(Originally published in the March 13, 2010 issue of The
Blood-Horse magazine. Feel free to share your own thoughts and opinions at
the bottom of the column.)
Great pedigrees, like fine wines or great books, only get better with age. Forty-five years ago I fell in love with fine-pedigreed horses. Oh, I knew what they were long before that but had never been exposed to so many at one time.
Wheatley Stable, Ogden Phipps, Rokeby, the Jeffords, Darby Dan, Greentree, Maine Chance Farm, Calumet, Claiborne, Charles Engelhard, the Woodwards, the Wideners, Bieber-Jacobs Stable; they all had one thing in common—good-to-great breeding programs. They had old-line mares they had bred years before and continued breeding out of their daughters, granddaughters, and great-granddaughters.
Where have all the pedigrees gone?
Publications concern themselves with sale averages—what sold last year is supposed to have some bearing on what this year’s horses should bring. One of the things never referred to is the difference from one year to the next in the catalogs. I have said more than once that the only way to compare sales is to have the same economy, selling the same horses to the same people. Because everything changes, the averages from one year to the next are meaningless.
The real fly in the ointment lies elsewhere. For years commercial breeders have mortgaged their collective futures for today’s cash. We have been only too glad to sell our best-bred horses to our friends from Japan, Ireland, England, France, and Dubai. When we look at today’s catalogs, they lack those female families that gave us star power and the need for those players from around the world to come to our sales.
We will continue to breed and race fine horses, but without some infusion of strong female families into our system, the foreign buyers will go elsewhere.
Consider what World War II did to Europe’s Thoroughbreds. For safety and cash, those horses flocked to our shores. It’s taken Europeans a lifetime to get them back, and we won’t quickly recover these families either. Great families have generally resided in the private sector. Commercial breeders gain access through breeding to some of those stallions. Today many of those stallions stand in other parts of the world. The synthetic surfaces offer us a chance to get some of these stallions back quicker.
I have never understood the domestic commercial buyers’ emphasis on conformation. It’s important when looking at a horse to see what will keep that individual from racing. Absent any real flaws, one should probably pay more attention to the pedigree.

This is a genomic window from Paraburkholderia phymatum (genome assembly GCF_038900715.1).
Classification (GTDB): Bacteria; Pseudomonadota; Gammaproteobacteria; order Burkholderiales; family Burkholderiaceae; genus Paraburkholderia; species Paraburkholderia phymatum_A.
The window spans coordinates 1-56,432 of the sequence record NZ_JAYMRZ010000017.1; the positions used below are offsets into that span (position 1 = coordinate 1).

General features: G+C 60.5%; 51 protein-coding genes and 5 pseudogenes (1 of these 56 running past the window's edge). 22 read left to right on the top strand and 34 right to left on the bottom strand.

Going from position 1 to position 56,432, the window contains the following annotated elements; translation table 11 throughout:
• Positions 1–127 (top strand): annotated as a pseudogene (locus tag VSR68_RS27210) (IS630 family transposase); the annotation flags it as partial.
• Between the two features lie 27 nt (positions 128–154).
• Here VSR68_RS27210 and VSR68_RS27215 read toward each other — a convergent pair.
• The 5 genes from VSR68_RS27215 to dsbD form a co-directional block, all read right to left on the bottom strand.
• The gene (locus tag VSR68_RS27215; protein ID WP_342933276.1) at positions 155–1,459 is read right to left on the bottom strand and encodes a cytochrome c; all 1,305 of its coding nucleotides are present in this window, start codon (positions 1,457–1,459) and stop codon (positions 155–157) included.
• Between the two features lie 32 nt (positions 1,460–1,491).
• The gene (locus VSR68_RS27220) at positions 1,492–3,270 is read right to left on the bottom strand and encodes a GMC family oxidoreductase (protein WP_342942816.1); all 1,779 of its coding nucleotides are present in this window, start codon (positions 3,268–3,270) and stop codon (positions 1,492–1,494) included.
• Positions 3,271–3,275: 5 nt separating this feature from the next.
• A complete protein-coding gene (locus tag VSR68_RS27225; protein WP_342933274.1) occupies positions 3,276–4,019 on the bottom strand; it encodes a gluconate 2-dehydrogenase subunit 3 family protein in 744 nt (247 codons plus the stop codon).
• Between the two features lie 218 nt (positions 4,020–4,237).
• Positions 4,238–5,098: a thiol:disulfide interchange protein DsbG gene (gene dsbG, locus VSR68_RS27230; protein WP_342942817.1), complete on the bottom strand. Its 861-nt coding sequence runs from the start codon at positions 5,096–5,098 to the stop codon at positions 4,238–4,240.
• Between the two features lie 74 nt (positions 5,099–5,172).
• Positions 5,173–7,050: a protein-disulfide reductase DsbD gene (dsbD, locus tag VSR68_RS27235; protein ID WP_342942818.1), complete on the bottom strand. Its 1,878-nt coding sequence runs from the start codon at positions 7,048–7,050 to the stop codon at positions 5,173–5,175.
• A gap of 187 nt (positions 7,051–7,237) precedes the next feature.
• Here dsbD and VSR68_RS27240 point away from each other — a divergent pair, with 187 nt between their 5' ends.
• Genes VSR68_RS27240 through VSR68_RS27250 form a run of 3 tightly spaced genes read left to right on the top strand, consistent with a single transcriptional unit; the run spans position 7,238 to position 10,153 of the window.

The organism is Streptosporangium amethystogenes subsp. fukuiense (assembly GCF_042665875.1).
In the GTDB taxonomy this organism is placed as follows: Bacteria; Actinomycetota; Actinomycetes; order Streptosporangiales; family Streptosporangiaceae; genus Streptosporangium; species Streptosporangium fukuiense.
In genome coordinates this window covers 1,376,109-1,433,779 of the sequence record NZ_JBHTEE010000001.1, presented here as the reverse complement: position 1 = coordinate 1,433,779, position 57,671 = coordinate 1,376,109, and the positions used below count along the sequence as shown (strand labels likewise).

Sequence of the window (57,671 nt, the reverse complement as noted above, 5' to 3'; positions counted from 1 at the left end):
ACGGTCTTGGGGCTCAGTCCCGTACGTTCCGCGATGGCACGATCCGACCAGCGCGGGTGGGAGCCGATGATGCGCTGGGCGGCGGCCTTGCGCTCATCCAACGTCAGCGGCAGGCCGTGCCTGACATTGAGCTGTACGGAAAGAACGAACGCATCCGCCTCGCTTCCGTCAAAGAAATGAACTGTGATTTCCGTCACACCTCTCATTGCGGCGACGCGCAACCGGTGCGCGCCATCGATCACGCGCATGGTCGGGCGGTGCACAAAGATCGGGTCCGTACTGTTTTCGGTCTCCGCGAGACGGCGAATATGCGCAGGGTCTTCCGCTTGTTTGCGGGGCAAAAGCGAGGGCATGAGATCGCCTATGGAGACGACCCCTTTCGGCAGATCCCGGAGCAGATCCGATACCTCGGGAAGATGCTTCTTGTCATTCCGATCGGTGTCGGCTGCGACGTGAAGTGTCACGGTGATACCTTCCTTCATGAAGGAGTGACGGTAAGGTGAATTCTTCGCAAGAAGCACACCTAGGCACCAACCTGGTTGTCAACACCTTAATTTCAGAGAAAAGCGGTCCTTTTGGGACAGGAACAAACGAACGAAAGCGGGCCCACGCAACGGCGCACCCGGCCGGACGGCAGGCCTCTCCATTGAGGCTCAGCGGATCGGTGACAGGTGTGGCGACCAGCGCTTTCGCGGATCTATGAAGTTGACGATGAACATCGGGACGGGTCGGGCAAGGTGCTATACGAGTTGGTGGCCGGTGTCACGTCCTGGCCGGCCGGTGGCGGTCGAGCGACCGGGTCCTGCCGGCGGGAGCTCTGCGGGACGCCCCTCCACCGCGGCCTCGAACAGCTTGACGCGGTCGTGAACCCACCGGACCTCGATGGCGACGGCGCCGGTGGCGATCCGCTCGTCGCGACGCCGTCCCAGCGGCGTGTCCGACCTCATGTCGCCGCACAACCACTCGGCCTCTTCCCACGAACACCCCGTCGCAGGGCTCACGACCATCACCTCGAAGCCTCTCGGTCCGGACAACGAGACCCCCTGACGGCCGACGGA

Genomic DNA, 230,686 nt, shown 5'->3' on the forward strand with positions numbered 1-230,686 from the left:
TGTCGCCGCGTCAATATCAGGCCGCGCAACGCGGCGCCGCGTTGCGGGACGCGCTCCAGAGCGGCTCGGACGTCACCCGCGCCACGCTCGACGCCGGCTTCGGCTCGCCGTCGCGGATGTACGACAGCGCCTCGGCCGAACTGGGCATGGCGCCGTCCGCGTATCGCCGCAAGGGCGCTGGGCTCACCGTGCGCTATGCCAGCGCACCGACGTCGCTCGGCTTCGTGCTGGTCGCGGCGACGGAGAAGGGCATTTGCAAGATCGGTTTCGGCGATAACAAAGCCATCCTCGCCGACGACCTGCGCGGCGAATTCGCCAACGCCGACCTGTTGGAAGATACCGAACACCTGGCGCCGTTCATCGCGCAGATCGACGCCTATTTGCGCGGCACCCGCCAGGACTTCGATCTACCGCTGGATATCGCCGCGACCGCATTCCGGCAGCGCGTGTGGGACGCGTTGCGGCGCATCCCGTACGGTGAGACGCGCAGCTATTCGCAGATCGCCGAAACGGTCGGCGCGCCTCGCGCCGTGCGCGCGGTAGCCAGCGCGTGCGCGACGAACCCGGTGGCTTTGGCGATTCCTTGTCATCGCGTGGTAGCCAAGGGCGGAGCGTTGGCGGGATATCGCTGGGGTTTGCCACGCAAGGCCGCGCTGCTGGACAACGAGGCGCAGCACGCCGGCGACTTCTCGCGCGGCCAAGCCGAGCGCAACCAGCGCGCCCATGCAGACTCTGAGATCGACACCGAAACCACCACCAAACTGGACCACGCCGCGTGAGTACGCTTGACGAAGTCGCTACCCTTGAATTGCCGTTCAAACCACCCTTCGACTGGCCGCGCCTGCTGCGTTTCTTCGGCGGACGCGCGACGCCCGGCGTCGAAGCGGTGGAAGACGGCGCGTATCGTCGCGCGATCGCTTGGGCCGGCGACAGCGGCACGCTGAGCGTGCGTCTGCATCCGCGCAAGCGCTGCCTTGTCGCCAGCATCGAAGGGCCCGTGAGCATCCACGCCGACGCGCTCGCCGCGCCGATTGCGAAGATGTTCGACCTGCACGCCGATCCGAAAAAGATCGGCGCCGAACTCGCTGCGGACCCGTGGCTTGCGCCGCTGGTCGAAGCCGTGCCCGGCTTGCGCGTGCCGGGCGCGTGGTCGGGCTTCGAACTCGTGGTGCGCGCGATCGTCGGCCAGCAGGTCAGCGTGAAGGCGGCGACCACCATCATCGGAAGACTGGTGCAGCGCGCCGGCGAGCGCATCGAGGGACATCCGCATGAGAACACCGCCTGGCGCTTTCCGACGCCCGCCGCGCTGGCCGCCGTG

The 2009 Keeneland November sale pointed out how pedigrees can make a sale. With the addition of the Overbrook Farm dispersal, we saw bloodlines that helped a down market show some strength. The sale topper, Honest Pursuit, a modest race mare with an outstanding pedigree, is one of a kind—the kind of pedigree that can be a boon to the purchaser for generations to come. Exaggeration? Take the purchase of La Troienne by Ogden Phipps. Many fine families and stallions today still trace back to her.
When my dad started in the Thoroughbred business 60-plus years ago, he would buy a filly off the racetrack. Where and how he found them, with the little technology they had at their disposal then, is mind-boggling. Hell, they had 24-hour entries then. He never kept proceeds from the sale of their offspring, instead reinvesting in another filly from time to time.
I’ve often wondered what my life would look like today had I been buying a decently bred filly each of the last 20-plus years. I might own pedigrees today that we no longer have access to.
Two such men (there are more) that did this were Charles Engelhard and Bill Young. By the time he died, Engelhard had amassed quite a band of broodmares. In Young’s case, he tried to buy the best-bred fillies in any given year and retire them when they were through racing. When both of these breeding programs finally ended, their dispersals brought huge sums of money and were snapped up into the private market for the most part.
Our stallion business will also suffer because of pedigree limitations. The stallions will do well here in America, but (for the most part) playing on an international level will be very hard to do. Many of the best-bred horses in the world are standing or racing in Europe and Japan. Though the Darleys and Juddmontes of this world have mares here, their offspring are generally destined for racing elsewhere.
I grew up with so many fine pedigrees. And now they’re gone.
John Greathouse and his family own Glencrest Farm near Midway, Ky.